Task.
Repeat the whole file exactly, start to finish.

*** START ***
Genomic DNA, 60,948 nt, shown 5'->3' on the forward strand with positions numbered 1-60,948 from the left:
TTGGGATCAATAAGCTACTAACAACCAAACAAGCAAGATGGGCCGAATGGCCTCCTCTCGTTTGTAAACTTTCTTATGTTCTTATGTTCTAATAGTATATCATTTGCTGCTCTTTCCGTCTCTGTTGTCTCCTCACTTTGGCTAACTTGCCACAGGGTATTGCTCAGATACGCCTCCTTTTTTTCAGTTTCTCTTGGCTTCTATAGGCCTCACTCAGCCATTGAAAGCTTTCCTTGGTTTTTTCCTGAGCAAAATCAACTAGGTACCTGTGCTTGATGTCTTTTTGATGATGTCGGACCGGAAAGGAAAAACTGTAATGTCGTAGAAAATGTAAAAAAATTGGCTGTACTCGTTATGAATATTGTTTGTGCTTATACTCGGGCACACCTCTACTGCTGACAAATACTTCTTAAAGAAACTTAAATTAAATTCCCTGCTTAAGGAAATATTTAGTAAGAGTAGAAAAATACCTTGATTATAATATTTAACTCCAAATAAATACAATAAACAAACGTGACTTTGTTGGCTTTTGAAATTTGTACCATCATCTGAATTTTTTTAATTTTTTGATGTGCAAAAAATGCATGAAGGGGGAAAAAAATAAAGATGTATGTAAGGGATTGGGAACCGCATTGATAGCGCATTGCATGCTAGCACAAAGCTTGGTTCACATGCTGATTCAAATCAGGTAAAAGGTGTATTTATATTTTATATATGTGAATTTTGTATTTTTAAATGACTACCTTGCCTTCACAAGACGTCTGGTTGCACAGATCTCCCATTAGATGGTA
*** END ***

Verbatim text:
Genomic DNA, 60,948 nt, shown 5'->3' on the forward strand with positions numbered 1-60,948 from the left:
TTGGGATCAATAAGCTACTAACAACCAAACAAGCAAGATGGGCCGAATGGCCTCCTCTCGTTTGTAAACTTTCTTATGTTCTTATGTTCTAATAGTATATCATTTGCTGCTCTTTCCGTCTCTGTTGTCTCCTCACTTTGGCTAACTTGCCACAGGGTATTGCTCAGATACGCCTCCTTTTTTTCAGTTTCTCTTGGCTTCTATAGGCCTCACTCAGCCATTGAAAGCTTTCCTTGGTTTTTTCCTGAGCAAAATCAACTAGGTACCTGTGCTTGATGTCTTTTTGATGATGTCGGACCGGAAAGGAAAAACTGTAATGTCGTAGAAAATGTAAAAAAATTGGCTGTACTCGTTATGAATATTGTTTGTGCTTATACTCGGGCACACCTCTACTGCTGACAAATACTTCTTAAAGAAACTTAAATTAAATTCCCTGCTTAAGGAAATATTTAGTAAGAGTAGAAAAATACCTTGATTATAATATTTAACTCCAAATAAATACAATAAACAAACGTGACTTTGTTGGCTTTTGAAATTTGTACCATCATCTGAATTTTTTTAATTTTTTGATGTGCAAAAAATGCATGAAGGGGGAAAAAAATAAAGATGTATGTAAGGGATTGGGAACCGCATTGATAGCGCATTGCATGCTAGCACAAAGCTTGGTTCACATGCTGATTCAAATCAGGTAAAAGGTGTATTTATATTTTATATATGTGAATTTTGTATTTTTAAATGACTACCTTGCCTTCACAAGACGTCTGGTTGCACAGATCTCCCATTAGATGGTA